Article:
Peter Koetter’s LA Times crossword, “At the Helm” – Jenni’s write-up
I didn’t figure out the theme until after I finished the puzzle, and only after some thought. The revealer is a little tricky (or my on-call brain is a little fuzzy). Once I figured it out, I liked the puzzle a bit more than I did while I was solving, although one answer pretty much ruined the experience for me.
All the theme answers are starred:
- 16d [*Food chain with a roundheaded spokesman] is JACK IN THE BOX.
- 23a [*Without hesitation] is HOOK LINE AND SINKER. Is that really accurate? I think of it as “without question,” not “without hesitation.” On second thought, maybe those mean the same thing. Hmm.
- 32a [*Opponent of the U.S. entry into WWII] is AMERICA FIRSTER. This is the answer I mentioned above. The group referenced in the clue were racist, nationalist, anti-interventionalists who decried Roosevelt’s “internationalism,” which was a thinly-veiled charge that he was too cozy with American Jews (ironic, given that FDR’s polices doomed thousands of Jews to death when the German government would have let them leave). That’s bad enough. Even worse: the slogan is back as part of our political landscape. I saw an “America First” yard sign the other day supporting Trump’s re-election campaign. My area has one of the highest concentrations of white supremacist groups in the country. I live with this every day and would prefer it not intrude into my puzzles.
- 48a [*”Sheik of … burning sand” in a Ray Stevens hit] is AHAB THE ARAB. Speaking of racism…
- 61d [*1990 Paul Simon song, with “The”] is OBVIOUS CHILD.
- 67a [*Back-to-basics food regimen] is the CAVEMAN DIET. I guess so, although Google gives 2.5 million hits for this and 78,000,000 for PALEO DIET.
- 84a [*Moments requiring decisive action] are CRUNCH TIMES.
- 100a [*Groups that pervert justice] are KANGAROO COURTS.
What do all these have in common? Let’s look at 112a, [1865 classic not written for the characters that start the answers to starred clues], which is O CAPTAIN MY CAPTAIN. I thought “characters” referred to the letters beginning each answer and started to write them all down in order, and then the penny dropped. They’re all captains: Captain JACK, Captain HOOK, Captain AMERICA, Captain AHAB, Captain OBVIOUS (by far my favorite), Captain CAVEMAN (new to me, not surprising since he debuted when I was 17), Cap’n CRUNCH, and CAPTAIN KANGAROO. It’s a fun theme and I would have enjoyed it a lot if not for 32a.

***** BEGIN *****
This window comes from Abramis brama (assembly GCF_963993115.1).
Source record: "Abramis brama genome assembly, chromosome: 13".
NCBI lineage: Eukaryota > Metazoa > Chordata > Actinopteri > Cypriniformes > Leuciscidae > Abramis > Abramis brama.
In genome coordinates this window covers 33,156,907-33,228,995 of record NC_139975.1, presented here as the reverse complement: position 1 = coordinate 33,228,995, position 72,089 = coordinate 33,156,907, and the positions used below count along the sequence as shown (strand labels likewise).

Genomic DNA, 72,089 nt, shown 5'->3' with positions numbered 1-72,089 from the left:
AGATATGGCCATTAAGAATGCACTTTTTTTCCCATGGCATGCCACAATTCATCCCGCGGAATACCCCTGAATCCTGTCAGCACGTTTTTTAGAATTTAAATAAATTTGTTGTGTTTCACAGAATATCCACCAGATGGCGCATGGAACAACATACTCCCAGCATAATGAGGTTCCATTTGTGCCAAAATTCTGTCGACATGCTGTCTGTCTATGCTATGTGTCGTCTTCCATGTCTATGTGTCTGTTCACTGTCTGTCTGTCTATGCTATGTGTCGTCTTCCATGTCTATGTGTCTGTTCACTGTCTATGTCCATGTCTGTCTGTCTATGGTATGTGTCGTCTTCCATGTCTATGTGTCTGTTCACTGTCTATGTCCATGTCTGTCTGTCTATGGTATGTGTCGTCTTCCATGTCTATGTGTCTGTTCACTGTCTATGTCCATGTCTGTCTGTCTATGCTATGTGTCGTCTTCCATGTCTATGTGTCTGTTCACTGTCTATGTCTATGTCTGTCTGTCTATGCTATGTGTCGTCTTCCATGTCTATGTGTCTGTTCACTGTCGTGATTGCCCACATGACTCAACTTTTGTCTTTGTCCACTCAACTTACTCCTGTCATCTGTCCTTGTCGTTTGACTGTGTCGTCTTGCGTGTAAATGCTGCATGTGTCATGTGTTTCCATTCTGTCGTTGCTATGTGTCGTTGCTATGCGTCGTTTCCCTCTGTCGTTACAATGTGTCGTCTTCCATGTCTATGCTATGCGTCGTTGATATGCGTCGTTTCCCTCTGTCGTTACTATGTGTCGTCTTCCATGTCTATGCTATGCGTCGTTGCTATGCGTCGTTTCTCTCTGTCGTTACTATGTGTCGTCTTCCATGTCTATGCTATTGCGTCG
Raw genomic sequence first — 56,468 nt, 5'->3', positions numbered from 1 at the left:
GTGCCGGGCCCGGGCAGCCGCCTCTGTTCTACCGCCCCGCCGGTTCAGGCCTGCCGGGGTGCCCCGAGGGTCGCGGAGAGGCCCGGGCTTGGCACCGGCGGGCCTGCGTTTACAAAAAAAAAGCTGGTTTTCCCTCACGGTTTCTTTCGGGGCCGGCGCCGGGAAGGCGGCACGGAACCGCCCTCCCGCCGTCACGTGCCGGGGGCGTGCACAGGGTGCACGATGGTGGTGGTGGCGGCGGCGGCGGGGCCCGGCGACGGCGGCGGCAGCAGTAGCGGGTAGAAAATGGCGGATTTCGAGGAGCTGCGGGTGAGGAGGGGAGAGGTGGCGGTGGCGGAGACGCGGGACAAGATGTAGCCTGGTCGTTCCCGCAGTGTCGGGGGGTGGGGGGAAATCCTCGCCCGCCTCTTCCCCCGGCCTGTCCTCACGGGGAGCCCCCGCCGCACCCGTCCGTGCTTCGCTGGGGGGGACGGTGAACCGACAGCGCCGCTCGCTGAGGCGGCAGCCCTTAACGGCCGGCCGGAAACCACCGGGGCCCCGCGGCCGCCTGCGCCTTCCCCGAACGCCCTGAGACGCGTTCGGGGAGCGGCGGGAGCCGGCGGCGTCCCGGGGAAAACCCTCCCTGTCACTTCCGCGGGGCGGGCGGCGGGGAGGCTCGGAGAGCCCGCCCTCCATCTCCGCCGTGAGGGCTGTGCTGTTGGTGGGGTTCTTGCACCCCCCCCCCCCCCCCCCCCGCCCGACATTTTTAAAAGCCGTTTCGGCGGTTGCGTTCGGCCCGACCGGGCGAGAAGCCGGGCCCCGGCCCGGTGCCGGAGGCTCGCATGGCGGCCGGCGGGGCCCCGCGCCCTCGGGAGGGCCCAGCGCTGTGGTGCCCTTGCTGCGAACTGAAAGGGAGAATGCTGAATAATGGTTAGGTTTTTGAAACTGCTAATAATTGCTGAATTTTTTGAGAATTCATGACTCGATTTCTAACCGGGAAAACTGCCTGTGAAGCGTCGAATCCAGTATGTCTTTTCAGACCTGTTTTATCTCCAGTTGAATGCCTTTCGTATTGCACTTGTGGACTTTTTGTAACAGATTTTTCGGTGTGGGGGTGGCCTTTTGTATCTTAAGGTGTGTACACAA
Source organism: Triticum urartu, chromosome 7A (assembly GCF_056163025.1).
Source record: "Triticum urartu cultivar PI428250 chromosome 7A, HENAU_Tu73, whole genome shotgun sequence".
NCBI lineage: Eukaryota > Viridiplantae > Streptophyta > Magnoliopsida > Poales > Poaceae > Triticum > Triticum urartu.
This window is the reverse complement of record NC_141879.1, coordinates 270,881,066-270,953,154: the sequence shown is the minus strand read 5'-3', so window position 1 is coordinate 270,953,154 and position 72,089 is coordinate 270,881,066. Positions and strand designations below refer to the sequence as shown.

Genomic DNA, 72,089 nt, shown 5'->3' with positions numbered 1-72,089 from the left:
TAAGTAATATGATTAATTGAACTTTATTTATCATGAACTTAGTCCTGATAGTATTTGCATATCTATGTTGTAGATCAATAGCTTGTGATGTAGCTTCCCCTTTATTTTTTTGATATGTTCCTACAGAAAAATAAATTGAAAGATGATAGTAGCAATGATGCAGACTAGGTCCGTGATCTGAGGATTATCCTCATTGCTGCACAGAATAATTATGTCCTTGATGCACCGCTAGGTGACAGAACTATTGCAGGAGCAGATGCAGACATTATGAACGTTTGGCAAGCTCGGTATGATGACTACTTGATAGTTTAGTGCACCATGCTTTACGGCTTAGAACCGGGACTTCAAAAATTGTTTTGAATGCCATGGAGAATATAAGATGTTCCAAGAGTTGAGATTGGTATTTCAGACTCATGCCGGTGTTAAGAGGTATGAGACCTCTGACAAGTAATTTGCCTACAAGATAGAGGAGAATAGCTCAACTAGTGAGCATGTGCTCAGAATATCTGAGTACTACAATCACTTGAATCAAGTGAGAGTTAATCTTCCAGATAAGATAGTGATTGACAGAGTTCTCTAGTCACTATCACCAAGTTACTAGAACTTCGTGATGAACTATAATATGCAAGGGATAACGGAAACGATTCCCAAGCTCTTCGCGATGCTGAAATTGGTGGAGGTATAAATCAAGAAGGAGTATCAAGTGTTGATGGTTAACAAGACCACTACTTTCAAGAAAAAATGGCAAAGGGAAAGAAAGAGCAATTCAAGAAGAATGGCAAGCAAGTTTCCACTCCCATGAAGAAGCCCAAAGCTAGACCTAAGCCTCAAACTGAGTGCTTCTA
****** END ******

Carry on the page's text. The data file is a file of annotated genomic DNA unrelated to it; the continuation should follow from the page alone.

A few other things:
- Is YUK really a goofy laugh? I guess it’s reminiscent of the Three Stooges?
- 13d [Self-indulgent sort] is a CAKE EATER, when there are no lotuses around.
- I think of the [Chichén Itzá builders] as the MAYA or MAYANS, not the MAYAS.
- 63d [Industrial settler?] is a good clue for SMOG.
- 103d [Logical “razor” creator] was OCCAM, a gimme for anyone who went to med school. Occam’s Razor tells us to seek the simplest explanation that fits all the evidence, and is a foundational principle for diagnostic thinking.
What I didn’t know before I did this puzzle: never heard of Jay CHOU; didn’t know that Bing Crosby played ALAN–A–DALE in “Robin and the 7 Hoods;” didn’t know that the letter EPSILON inspired the symbol for the euro; never heard of AGATHA Raisin in either book or TV form. I read American mysteries and don’t much care for British whodunits.
I leave you with Jay Chou, “Jasmine Orange.”